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Dental FAQs

Do you have a dental concern but not sure what to do next? Here are some common dental questions and suggestions for the next step.

If you have a serious after-hours emergency, please call our office 24/7 at (913) 469-8019. Our messaging machine has further instructions for you.

What to do if I...

Have a Tooth Ache?

Begin by cleaning around the sore tooth meticulously. Using warm salt water, rinse the mouth to displace any food trapped between teeth. Under no circumstances should you use aspirin on the aching tooth or on the gum. In the event of facial swelling, apply a cold compress to the area. For temporary pain relief, acetaminophen is recommended. Please contact us for an appointment if the pain persists more than a day.

Cut / Bit a Tongue, Lip or Cheek?

Ice can be applied to any bruised areas. For bleeding, apply firm (but gentle) pressure with sterile gauze or a clean cloth. If the bleeding does not stop with pressure or continues after 15 minutes, go to an emergency room.

Broke a Tooth?

Rinse the area with warm water. Put a cold compress over the facial area of the injury. Recover any broken tooth fragments. Seek immediate dental attention.

Knocked Out a Permanent Tooth?

Recover the tooth, making sure to hold it by the crown (top) and not the root. Rinse, but do not clean or handle the tooth more than necessary. Reinsert the tooth in the socket, and hold it in place using a clean piece of gauze or cloth. If the tooth cannot be reinserted, carry it in a cup containing milk or water. Because time is essential, see a dentist immediately.

Possibly Broken a Jaw?

In the event of jaw injury, tie the mouth closed with a towel, tie or handkerchief. Go immediately to an emergency room.

Have Bleeding After a Tooth Falls Out?

Fold a piece of gauze, and place it (tightly) over the bleeding area. Bite down on the gauze for 15 minutes. If bleeding continues, see a dentist.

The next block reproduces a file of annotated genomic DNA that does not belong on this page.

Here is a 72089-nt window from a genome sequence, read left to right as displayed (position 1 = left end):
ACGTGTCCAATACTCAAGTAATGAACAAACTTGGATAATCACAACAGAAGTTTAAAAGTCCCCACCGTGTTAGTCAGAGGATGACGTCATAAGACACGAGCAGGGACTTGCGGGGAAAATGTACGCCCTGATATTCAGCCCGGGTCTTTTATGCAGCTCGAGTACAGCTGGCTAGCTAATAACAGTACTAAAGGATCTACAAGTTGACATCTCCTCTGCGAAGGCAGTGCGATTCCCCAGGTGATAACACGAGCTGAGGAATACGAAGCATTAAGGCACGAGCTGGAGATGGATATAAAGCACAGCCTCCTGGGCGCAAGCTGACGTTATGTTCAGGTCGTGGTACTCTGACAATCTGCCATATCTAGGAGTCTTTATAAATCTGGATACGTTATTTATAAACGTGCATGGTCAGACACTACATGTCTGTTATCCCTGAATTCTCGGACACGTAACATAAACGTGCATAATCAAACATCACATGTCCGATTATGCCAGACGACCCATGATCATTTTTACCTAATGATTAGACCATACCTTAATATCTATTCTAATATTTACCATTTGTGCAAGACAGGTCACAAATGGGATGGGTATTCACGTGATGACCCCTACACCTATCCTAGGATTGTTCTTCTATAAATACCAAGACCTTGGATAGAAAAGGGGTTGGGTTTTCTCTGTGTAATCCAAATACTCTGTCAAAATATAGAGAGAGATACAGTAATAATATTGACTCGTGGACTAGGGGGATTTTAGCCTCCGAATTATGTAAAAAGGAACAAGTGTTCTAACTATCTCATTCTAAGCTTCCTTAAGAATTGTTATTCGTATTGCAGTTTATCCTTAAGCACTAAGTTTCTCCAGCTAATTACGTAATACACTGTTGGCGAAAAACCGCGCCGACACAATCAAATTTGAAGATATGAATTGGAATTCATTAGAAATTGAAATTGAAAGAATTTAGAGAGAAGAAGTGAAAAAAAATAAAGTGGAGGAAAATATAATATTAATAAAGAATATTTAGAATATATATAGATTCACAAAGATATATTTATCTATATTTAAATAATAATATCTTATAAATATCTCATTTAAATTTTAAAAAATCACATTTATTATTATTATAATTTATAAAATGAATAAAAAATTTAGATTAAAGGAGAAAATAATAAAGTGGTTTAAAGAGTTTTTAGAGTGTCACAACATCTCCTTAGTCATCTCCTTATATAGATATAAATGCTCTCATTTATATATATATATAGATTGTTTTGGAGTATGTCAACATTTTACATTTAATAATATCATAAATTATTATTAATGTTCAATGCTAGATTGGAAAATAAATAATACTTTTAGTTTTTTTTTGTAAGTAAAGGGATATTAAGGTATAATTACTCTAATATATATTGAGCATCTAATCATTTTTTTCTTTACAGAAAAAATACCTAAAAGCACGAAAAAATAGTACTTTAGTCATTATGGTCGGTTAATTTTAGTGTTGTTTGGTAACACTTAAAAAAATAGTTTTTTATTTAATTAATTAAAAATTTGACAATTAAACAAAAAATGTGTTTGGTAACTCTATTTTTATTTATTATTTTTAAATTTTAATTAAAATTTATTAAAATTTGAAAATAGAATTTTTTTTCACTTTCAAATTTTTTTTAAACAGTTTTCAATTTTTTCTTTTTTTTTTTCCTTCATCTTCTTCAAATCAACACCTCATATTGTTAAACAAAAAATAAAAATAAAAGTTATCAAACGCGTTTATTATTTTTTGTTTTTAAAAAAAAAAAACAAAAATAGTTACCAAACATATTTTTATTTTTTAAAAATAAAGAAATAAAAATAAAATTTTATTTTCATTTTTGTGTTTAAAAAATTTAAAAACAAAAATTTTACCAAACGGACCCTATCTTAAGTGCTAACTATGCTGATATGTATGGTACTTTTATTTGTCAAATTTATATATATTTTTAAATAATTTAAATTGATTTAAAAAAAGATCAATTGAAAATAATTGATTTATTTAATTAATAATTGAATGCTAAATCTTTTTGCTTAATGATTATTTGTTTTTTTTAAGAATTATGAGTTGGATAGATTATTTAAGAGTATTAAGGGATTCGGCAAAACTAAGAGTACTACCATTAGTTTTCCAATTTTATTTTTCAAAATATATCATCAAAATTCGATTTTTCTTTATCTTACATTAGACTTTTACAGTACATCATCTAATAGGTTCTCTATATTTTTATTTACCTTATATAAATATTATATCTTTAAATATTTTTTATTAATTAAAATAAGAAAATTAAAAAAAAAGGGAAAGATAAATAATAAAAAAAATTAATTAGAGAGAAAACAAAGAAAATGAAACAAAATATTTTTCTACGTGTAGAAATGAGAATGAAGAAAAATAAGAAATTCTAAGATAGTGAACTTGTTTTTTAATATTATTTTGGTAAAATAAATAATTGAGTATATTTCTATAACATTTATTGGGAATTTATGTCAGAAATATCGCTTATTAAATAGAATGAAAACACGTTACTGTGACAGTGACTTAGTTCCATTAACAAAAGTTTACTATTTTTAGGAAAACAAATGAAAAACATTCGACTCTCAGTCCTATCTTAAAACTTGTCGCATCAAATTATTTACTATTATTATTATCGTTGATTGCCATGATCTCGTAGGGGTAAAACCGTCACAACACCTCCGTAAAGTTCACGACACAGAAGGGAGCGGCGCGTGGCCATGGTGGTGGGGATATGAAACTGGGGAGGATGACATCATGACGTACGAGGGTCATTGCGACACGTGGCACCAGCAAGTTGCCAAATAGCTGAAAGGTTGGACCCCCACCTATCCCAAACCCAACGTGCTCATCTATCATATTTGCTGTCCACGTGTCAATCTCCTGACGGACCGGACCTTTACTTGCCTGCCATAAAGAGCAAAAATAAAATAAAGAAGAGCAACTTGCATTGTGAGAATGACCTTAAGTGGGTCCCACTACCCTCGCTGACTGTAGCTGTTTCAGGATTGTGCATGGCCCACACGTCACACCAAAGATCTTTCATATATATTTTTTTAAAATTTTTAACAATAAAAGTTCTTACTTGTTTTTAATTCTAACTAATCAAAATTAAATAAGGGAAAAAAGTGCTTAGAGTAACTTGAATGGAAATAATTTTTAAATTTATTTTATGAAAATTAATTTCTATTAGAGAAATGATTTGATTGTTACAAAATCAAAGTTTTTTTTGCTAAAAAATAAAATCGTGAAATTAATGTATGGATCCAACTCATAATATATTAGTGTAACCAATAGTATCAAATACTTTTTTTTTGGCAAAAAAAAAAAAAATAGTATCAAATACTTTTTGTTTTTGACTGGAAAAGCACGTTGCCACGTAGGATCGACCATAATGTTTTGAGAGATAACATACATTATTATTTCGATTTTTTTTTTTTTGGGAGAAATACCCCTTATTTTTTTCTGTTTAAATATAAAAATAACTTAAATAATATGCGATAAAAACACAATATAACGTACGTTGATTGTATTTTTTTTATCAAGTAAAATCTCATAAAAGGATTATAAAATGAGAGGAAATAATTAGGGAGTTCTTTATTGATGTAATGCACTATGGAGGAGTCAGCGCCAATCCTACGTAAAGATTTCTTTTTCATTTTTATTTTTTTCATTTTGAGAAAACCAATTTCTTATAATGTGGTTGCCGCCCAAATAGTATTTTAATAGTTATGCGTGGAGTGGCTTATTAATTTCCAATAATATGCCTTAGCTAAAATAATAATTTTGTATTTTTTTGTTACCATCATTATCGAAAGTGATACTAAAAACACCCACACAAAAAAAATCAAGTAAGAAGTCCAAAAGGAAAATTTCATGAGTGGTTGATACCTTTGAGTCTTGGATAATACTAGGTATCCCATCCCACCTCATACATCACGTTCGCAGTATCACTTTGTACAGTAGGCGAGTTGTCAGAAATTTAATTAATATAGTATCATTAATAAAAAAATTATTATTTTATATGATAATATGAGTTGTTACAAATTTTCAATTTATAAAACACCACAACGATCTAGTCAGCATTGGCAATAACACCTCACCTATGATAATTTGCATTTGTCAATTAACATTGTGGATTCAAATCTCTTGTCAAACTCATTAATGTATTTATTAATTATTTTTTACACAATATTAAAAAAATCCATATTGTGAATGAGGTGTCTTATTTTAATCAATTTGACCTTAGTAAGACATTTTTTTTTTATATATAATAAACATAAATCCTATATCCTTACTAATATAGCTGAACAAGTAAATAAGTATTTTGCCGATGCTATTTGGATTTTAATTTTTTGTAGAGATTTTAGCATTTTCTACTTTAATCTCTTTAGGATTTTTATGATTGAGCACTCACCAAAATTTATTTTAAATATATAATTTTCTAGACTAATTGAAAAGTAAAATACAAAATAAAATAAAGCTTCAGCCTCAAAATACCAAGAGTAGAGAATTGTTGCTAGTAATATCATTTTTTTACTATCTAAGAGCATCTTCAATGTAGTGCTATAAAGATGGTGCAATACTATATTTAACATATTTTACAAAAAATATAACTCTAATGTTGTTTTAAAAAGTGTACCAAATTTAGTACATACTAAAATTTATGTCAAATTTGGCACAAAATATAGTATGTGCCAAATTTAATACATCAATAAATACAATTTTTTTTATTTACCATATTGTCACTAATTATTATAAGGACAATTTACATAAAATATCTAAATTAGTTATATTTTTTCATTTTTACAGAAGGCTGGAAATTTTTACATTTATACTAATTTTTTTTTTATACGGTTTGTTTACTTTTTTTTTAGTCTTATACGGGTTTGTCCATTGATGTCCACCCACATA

Have a Cold or Canker Sore?

Read our blog post on Canker Sores and Treatment Here.

Canker sores (aphthous ulcers) are small sores inside the mouth and ofter recur. They are identified by a white or gray base surrounded by a red border. Over-the-counter medications will usually provide temporary relief. If sores persist, visit your dentist. Generally lasting one or two weeks, the duration of canker sores may be reduced by using antimicrobial mouthwashes or topical agents.

Might Have Tooth Decay?

Tooth decay, also known as caries or cavities, is preventable. Carbohydrate-rich foods, such as candy, cookies, soft drinks, and even fruit juices, leave deposits on your teeth. Those deposits bond with the bacteria that normally survive in your mouth and form plaque. The combination of deposits and plaque forms acids that can damage the mineral structure of teeth and eat away at tooth enamel, resulting in tooth decay.

Have Sensitive Teeth?

Your teeth expand and contract in reaction to changes in temperature. Hot and cold foods and beverages can cause pain or irritation to people with sensitive teeth. Over time, tooth enamel can be worn down, gums may recede or teeth may develop microscopic cracks, exposing the interior of the tooth and irritating nerve endings. Simply breathing cold air can be painful for those with extremely sensitive teeth.

Think You Have Gum Disease?

Read more about gum disease on our Periodontics page here.

Gum, or periodontal disease, can cause inflammation, tooth loss, and bone damage. Gum disease begins with a sticky film of bacteria called plaque. Gums in the early stage of the disease gingivitis, can bleed easily and become red and swollen. As the disease progresses to periodontitis, teeth may fall out or need to be removed by a dentist. Gum disease is highly preventable and can usually be avoided by daily brushing and flossing. One indicator of gum disease is consistent bad breath or a bad taste in the mouth.

Have Bad Breath (Halitosis)?

Daily brushing and flossing help to prevent the build-up of food particles, plaque, and bacteria in your mouth. Food particles left in the mouth deteriorate and cause bad breath. While certain foods, such as garlic or anchovies, may create temporary bad breath, consistent bad breath may be a sign of gum disease or another dental problem.

Not seeing your question or answer?

Call our office to speak with our staff and make an appointment.